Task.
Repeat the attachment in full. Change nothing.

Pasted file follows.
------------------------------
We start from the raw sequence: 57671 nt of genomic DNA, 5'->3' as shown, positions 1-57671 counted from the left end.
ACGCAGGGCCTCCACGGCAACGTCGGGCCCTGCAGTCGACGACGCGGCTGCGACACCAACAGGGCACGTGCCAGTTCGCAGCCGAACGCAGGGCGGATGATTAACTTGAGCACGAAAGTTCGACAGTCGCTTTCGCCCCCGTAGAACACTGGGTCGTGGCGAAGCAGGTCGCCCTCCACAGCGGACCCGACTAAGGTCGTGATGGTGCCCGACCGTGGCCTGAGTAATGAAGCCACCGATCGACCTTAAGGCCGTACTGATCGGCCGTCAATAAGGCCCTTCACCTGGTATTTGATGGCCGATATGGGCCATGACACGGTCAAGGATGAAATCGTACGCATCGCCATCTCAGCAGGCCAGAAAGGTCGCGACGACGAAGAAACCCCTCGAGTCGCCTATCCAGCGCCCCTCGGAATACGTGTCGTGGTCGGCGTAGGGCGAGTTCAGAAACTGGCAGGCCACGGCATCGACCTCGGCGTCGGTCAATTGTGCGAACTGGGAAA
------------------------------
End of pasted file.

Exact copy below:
We start from the raw sequence: 57671 nt of genomic DNA, 5'->3' as shown, positions 1-57671 counted from the left end.
ACGCAGGGCCTCCACGGCAACGTCGGGCCCTGCAGTCGACGACGCGGCTGCGACACCAACAGGGCACGTGCCAGTTCGCAGCCGAACGCAGGGCGGATGATTAACTTGAGCACGAAAGTTCGACAGTCGCTTTCGCCCCCGTAGAACACTGGGTCGTGGCGAAGCAGGTCGCCCTCCACAGCGGACCCGACTAAGGTCGTGATGGTGCCCGACCGTGGCCTGAGTAATGAAGCCACCGATCGACCTTAAGGCCGTACTGATCGGCCGTCAATAAGGCCCTTCACCTGGTATTTGATGGCCGATATGGGCCATGACACGGTCAAGGATGAAATCGTACGCATCGCCATCTCAGCAGGCCAGAAAGGTCGCGACGACGAAGAAACCCCTCGAGTCGCCTATCCAGCGCCCCTCGGAATACGTGTCGTGGTCGGCGTAGGGCGAGTTCAGAAACTGGCAGGCCACGGCATCGACCTCGGCGTCGGTCAATTGTGCGAACTGGGAAA